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Sage Garden Blog

Keeping plants flourishing through the hot summer months

As gardening season shifts into the "maintain and enjoy" phase, I thought it would be helpful to share some info on keeping your plants at their very best through the hot months.

As plants grow bigger and better, one common problem is that soil runs out of some or all of the major nutrients required to sustain flourishing. This is typical for hanging baskets, patio pots and other contained spaces, as well as in ground gardens and even the lawn. Some indications that plants require nourishment include leaf yellowing, sparse growth, leaf drop and also secondary problems such as increased presence of insect or fungal disease. Ideally, plants will receive adequate nutrition before any signs of stress occur - but even after these symptoms show it is easy to correct the problem.

Agrostis at Sage GardenFor planters, the easiest way to ensure strong plants is to start with a compost-based soil and then supplement with the appropriate liquid or slow release organic fertilizer  through the summer months. Foliage plants require a balanced fertilizer (e.g. 3-1-2), blooming plants require relatively more "P" (middle number; phosphorus), and fruiting vegetable plants require less "N" and the addition of calcium, magnesium and other trace minerals (for healthy fruit development). Both liquid organic and slow release organic spikes are available for all of these plant types. 


For in ground gardens and lawns, there are a few special ingredients in the organic gardener's tool kit. These are essentially soil building and balancing products, that also supply major and/or trace minerals. But most importantly they help build the structure of the soil, which has a dramatic impact on the way nature looks after the rest (through increased beneficial microbial activity which yields better nutrient uptake and disease resistance, plus better water management properties). These ingredients will keep plants looking, tasting and producing in top form all summer long. 

Some of these may sound familiar, others not so much, so here is an overview of four very helpful organic amendments and what they can do for your lawn and garden. Each has properties that go beyond what regular organic fertilizer or compost can deliver, and each has general application plus special situations for which they are extra beneficial:



Oyster Shell Flour at Sage Garden

Oyster Shell Flour



Key Benefits:

> Ideal source of slow release calcium, magnesium and several other trace minerals that are vital to healthy fruiting vegetable crops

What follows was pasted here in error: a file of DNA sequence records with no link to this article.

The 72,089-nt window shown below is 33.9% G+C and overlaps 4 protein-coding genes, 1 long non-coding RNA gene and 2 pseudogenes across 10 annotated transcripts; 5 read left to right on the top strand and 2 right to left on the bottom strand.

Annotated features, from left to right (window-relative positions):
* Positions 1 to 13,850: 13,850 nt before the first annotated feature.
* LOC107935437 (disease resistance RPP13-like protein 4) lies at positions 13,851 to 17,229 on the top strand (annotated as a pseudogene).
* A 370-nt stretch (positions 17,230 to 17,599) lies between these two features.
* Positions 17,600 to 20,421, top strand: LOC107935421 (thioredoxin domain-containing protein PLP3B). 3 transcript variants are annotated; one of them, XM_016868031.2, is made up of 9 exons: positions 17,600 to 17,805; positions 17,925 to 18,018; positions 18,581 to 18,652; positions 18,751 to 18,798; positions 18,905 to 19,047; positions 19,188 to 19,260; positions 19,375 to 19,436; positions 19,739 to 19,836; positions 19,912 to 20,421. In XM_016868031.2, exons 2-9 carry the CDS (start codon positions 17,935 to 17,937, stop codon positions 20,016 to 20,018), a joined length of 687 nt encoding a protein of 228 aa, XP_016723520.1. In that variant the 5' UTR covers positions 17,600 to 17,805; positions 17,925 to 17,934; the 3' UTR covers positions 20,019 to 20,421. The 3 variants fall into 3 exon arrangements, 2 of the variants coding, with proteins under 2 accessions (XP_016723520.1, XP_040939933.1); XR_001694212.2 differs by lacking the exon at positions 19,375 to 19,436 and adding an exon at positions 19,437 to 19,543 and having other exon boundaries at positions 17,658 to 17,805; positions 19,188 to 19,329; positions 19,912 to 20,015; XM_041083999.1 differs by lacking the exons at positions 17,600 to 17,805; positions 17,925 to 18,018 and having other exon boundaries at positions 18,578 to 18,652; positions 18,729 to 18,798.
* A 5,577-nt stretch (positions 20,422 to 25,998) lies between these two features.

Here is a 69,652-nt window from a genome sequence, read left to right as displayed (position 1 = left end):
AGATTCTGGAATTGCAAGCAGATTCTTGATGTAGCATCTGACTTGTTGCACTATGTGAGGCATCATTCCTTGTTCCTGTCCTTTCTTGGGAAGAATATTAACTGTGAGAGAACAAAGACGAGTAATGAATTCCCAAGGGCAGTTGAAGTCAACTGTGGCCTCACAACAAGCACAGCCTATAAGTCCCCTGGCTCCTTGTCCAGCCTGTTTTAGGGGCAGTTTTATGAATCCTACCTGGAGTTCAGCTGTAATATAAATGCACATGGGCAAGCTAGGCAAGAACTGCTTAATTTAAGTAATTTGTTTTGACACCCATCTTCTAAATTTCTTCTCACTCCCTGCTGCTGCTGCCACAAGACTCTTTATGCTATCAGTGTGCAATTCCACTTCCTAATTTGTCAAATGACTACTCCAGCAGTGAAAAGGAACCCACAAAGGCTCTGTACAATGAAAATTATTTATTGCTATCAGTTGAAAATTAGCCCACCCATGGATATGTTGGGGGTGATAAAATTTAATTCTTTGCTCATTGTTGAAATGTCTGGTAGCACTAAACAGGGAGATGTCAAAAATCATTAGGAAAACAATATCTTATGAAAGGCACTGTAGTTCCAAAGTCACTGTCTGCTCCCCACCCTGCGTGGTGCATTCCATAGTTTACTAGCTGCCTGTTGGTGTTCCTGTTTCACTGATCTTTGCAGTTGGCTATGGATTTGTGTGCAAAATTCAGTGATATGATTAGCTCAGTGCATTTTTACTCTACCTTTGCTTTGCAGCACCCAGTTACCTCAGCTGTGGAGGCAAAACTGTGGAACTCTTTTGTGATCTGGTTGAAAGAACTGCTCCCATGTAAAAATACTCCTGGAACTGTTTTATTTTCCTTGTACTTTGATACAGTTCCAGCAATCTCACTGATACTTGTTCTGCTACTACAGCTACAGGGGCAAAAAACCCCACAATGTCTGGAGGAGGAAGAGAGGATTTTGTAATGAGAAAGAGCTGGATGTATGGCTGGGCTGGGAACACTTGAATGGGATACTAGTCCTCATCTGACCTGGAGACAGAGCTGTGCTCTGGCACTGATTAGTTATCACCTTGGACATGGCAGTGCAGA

> Raises soil pH in acidic soils, and is an excellent alternative to lime

> Alternative to bonemeal as a transplant root booster


Application rate: 2.5 lbs (1 kg) per 100 sq. feet







Greensand at Sage Garden


Key Benefits:

> Corrects iron deficiencies more effectively than most other products

> Source of 30 trace minerals

> Regulates soil moisture release, holding up to twice its weight in water

> Binds sandy soils and loosens clay soils 


Application rate: 2.5 - 10 lbs (1 - 4.5 kg) per 100 sq. feet 








Glacial Rock Dust at Sage Garden
Glacial Rock Dust


Key Benefits:

> Remineralizes depleted soils, improving vigour and yield - very popular for vegetable gardens

> Improves soil structure

> Improves soil microbial activity and helps build root system strength 

> Improves nutritional quality of home-made composts (especially when combined with alfalfa meal)


Application rate: up to 25 lbs (10 kg) per 100 sq. feet; sprinkle onto soil, or gently work into the soil. May be applied to the garden or containers.




Alfalfa Meal at Sage Garden

Alfalfa Meal



Key Benefits:

> Excellent non-animal source of nitrogen, as well as potassium

> Greens-up lawns very well

> Enhances microbial activity in lawn and garden settings

> Improves nutritional quality of home-made composts (especially when combined with glacial rock dust)

> Biologically complex blend of minerals, sugars, starches, proteins and amino acids 


Application rate: 10 lbs (5 kg) per 100 sq. feet




For a more in-depth look at soil building and promoting garden vigor, check out Dave's blog article "First rule of the green thumb: make great soil!" by clicking here.

← Can you taste it? Home grown figs are just a container away! Tending to the tomatoes... →

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